Take a moment to become still, aware of God’s presence, and then pray:
Almighty and merciful Father, thank You for so loving the world that You gave Your only begotten Son to become one with us so that we might forever share in Your life and love. Cleanse the thoughts of our hearts by the inspiration of Your Holy Spirit so that we might hear and obey what You say to us. Amen
In the days of his flesh, Jesus offered up prayers and supplications, with loud cries and tears, to the one who was able to save him from death, and he was heard because of his reverent submission.
I write today having just received news of a friend diagnosed with cancer spreading throughout her body. Then, on top of that, my grandchildren’s schools continue the roller coaster of COVID and its aggressive variants. I try to pray; I struggle for words; then I read today’s scripture and feel Jesus’ presence and comfort. I know Jesus understands.
Hebrews 5:7 comes in a portion of the book of Hebrews in which we learn that Jesus is our merciful and faithful high priest. Hebrews tells us that the prerequisite for being a high priest is that “He is able to deal gently with the ignorant and wayward, since he himself is subject to weakness” (Hebrews 5:2). As our high priest, Jesus, in His humanity, understands and feels with us from His own life experience. Jesus suffered and prayed with intensity: “In the days of his flesh, Jesus offered up prayers and supplications, with loud cries and tears.”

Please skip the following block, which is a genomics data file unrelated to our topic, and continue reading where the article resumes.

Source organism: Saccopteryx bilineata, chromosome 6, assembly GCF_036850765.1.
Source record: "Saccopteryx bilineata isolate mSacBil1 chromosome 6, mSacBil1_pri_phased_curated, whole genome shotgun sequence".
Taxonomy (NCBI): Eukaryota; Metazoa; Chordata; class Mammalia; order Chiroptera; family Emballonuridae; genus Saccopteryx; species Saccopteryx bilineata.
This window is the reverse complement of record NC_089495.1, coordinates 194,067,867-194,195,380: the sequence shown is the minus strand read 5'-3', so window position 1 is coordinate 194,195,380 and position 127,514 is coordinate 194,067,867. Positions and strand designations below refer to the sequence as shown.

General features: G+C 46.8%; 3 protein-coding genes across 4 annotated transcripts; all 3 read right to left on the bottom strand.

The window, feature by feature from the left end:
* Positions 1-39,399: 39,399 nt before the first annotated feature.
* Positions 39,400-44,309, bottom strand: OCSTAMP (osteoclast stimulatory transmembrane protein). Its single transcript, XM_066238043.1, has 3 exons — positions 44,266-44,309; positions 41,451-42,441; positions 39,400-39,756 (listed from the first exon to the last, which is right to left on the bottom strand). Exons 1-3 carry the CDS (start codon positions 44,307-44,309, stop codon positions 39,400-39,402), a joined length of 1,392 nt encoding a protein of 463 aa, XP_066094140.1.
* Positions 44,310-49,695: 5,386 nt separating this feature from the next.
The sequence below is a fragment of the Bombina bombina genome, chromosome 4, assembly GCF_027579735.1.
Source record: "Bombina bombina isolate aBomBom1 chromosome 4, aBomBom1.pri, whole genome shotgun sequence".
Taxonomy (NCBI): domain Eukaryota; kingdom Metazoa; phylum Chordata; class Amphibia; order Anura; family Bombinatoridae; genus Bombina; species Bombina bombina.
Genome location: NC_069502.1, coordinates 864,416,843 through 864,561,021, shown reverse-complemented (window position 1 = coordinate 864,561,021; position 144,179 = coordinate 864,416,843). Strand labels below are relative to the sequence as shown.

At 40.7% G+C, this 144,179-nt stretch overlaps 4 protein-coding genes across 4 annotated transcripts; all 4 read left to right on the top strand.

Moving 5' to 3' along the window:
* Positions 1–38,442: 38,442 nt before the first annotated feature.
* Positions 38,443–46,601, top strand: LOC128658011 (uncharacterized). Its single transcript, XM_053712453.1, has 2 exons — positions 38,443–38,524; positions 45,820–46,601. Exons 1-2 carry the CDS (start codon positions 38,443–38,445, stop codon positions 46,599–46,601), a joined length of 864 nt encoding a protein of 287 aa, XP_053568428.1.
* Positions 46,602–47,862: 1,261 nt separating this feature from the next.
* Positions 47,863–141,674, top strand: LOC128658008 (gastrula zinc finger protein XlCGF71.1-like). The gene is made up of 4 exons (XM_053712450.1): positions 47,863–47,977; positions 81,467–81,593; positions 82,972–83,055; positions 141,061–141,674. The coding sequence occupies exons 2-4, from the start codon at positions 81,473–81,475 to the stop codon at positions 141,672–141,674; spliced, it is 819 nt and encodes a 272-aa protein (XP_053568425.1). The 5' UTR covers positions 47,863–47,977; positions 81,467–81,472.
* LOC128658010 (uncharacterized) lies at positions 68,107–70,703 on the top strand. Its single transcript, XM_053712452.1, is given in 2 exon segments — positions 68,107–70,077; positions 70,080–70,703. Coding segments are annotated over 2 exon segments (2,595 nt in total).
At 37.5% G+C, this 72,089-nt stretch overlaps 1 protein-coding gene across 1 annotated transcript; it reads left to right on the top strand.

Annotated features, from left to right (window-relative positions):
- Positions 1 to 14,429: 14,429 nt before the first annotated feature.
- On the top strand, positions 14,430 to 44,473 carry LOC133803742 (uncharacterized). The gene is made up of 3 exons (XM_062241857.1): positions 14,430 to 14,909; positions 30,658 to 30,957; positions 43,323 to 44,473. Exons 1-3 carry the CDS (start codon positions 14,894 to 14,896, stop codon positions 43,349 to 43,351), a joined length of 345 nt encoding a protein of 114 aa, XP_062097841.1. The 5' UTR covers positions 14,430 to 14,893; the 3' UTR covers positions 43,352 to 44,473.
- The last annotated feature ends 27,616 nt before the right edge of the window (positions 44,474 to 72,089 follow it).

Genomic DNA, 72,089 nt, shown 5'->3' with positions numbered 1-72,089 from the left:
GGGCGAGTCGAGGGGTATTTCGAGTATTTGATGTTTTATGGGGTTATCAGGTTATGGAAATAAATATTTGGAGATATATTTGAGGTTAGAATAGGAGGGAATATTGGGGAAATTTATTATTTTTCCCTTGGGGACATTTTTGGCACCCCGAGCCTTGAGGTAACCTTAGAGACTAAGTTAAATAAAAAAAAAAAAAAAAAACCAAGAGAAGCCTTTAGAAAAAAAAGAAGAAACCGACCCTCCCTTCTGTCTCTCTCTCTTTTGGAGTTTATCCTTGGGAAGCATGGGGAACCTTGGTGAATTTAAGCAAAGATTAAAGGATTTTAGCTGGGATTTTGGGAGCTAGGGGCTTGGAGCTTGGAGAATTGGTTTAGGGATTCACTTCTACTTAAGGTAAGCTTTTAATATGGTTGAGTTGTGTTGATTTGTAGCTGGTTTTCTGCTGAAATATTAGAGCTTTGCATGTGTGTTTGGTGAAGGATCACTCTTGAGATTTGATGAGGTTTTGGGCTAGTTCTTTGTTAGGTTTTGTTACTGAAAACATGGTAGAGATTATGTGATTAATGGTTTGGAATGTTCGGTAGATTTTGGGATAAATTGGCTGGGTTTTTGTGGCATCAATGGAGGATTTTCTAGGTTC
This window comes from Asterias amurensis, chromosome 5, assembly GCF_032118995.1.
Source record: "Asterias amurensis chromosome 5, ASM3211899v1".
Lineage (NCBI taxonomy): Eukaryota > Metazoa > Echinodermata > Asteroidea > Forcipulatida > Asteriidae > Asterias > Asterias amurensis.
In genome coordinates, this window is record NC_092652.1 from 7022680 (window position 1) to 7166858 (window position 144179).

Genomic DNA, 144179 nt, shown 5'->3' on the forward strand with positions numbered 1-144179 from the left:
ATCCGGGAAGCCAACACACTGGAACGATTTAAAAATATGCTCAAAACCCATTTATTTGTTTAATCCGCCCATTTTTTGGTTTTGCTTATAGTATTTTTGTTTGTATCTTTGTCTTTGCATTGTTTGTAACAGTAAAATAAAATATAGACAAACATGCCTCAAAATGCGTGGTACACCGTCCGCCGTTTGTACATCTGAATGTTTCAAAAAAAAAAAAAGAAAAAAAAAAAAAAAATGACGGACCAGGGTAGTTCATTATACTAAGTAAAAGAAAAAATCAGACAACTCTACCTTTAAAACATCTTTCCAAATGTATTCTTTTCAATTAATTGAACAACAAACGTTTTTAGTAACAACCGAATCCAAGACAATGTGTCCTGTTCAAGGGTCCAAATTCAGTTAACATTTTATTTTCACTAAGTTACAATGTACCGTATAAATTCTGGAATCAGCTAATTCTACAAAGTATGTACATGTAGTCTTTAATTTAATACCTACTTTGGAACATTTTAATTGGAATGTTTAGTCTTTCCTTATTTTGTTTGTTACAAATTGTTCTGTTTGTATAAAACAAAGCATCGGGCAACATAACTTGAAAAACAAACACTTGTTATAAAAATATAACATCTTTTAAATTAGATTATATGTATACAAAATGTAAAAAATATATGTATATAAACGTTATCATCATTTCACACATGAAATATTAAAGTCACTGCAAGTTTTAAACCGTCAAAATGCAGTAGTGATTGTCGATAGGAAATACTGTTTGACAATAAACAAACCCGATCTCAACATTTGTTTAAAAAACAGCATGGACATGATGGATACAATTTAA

Jesus’ prayers with loud cries and tears take us to dark Gethsemane, where there was the paroxysm of agony, bloody sweat, and horror-stricken cries. With the full weight of the sins and sorrows of the world coming upon Him, Matthew’s gospel tells us that Jesus “began to be grieved and agitated” (Matthew 26:37). Then we hear Jesus’ own words in Mark’s Gospel: “I am deeply grieved, even to death” (Mark 14:34). As the powers of darkness and agony came over Jesus, He literally sweat blood (Luke 22:44).
Today’s scripture assures that Jesus feels with us in our struggle and pain. “How near to us Jesus is! Never perhaps in His whole life did He so completely identify Himself with His poor brethren in mankind. For here He comes down to stand by our side not only when we have to encounter pain and misfortune, bereavement and death, but when we are enduring that pain which is beyond all pains, that horror in whose presence the brain reels.” (James Stalker, The Trial and Death of Jesus Christ: A Devotional History of Our Lord’s Passion)
Jesus’ prayerful cries teach us the true heart of prayer. Jesus’ prayer that the Father “save him from death” was “heard because of his reverent submission.” The key to Jesus’ prayers was His submission: “Not my will but yours be done” (Luke 22:42).
In His humanity Jesus taught us, His brothers and sisters, how to pray!
Think back over the past 24 hours and note when you experienced a “high” and a “low”. Share with God how the humanity of Jesus might speak to you in what you experienced.